03/25/2013 12:00 am ET Updated Dec 06, 2017

Wild & Free : A Conversation With A Rocket To The Moon's Nick Santino


A Conversation with A Rocket To The Moon's Nick Santino

Mike Ragogna: Nick, before we get into your new album, Wild & Free, let me ask you how much did your first hit, "Like We Used To," from your debut album On Your Side change everything for you?

Nick Santino: It was interesting because we were just a band that toured all the time off the same eight songs. Then, one summer, we just decided to take a song to radio because we saw that it was coming off a little better than the rest of our show. It was really good for us. You know, for a band of our size to turn on the radio station and hear our song was kind of cool. So, hopefully, we get to do that again sometime soon. I think it definitely helped reach out to that crowd of people who listen to the radio and helped them find us.

MR: Did it change things up for the group overall?

NS: Yeah, it definitely opened the door to being more of a radio band, I guess. We got to play a bunch of radio shows that we wouldn't have gotten to play if we weren't on the radio. It also opened the door to go back to those stations and meeting the same people that played our songs last time. You definitely build a relationship with those people and it doesn't hurt to meet all those kind of people. It just kind of helped us all around. It was kind of a different thing, but different in a good way.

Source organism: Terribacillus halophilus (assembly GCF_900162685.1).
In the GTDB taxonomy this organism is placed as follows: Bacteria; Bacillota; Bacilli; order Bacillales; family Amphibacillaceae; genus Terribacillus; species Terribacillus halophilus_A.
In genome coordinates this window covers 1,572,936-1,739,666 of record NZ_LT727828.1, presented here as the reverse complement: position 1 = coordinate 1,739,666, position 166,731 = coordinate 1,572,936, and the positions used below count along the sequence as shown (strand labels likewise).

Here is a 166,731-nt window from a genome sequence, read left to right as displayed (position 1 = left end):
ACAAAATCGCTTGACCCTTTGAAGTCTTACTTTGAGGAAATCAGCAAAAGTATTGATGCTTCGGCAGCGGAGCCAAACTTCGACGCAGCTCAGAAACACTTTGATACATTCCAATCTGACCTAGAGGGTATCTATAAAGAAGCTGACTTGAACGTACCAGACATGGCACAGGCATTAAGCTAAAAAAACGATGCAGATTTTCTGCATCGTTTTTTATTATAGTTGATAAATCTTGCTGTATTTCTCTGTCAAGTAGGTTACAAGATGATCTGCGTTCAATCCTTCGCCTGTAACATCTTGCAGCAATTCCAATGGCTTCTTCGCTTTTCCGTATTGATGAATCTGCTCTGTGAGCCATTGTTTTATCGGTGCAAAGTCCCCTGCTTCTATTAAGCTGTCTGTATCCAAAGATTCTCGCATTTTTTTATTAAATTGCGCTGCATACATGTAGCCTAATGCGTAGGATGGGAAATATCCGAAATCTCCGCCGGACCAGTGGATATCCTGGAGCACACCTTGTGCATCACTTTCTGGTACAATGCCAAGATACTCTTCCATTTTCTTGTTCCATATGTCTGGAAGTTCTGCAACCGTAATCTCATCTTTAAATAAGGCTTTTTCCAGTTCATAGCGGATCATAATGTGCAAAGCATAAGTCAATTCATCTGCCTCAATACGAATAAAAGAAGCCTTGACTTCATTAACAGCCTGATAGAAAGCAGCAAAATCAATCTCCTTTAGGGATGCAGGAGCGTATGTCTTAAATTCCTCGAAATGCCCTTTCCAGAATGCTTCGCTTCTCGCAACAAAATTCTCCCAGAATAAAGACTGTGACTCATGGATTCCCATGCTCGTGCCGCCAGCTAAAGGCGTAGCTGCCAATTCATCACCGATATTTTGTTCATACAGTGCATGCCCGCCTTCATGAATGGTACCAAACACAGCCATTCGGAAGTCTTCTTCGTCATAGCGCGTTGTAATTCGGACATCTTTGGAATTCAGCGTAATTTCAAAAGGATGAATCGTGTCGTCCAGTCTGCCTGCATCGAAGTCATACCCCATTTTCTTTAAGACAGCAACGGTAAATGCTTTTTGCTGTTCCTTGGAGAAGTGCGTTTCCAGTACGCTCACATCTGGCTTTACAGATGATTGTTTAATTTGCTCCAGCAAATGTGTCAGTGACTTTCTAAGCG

MR: In addition to the single being a radio hit, it was featured on MTV Hits, Teen Mom and Jersey Shore. Now, everybody has their own opinion about those shows. What was the reaction from that, especially after the The Jersey Shore exposure?

NS: The sales for the song went up pretty good right after the episodes aired. I think after Jersey Shore they went up like ten thousand in one week because of the show. I think we gained a lot of new fans from it, which is really cool. I think people liked it--I don't remember people saying anything like, "Eew, your song's on Jersey Shore."

MR: Do you think that show gets more of a bad rap than it deserves?

NS: Yeah, people forget that TV shows are TV shows for entertainment purposes. I think shows like Jersey Shore and Honey Boo Boo are purely for entertainment--they're serving their purpose. People want to look at these people's backgrounds and history, and I'm like, "Just look at it as a TV show."

MR: Good point, yeah. Why "A Rocket To The Moon," oh by the way?

NS: I don't know. I wish I could have asked myself the same question back then, but I honestly don't know. When I was making music by myself, it was more electronica kind of stuff, and I guess I just stopped being very futuristic and different from everything else. I'm kind of like a space nerd--I believe in aliens and all that fun stuff--so, I think it was just me being weird and then it stuck.

MR: [laughs] I'm a space nerd too. But A Rocket To The Moon started as more of a side project way back when, didn't it?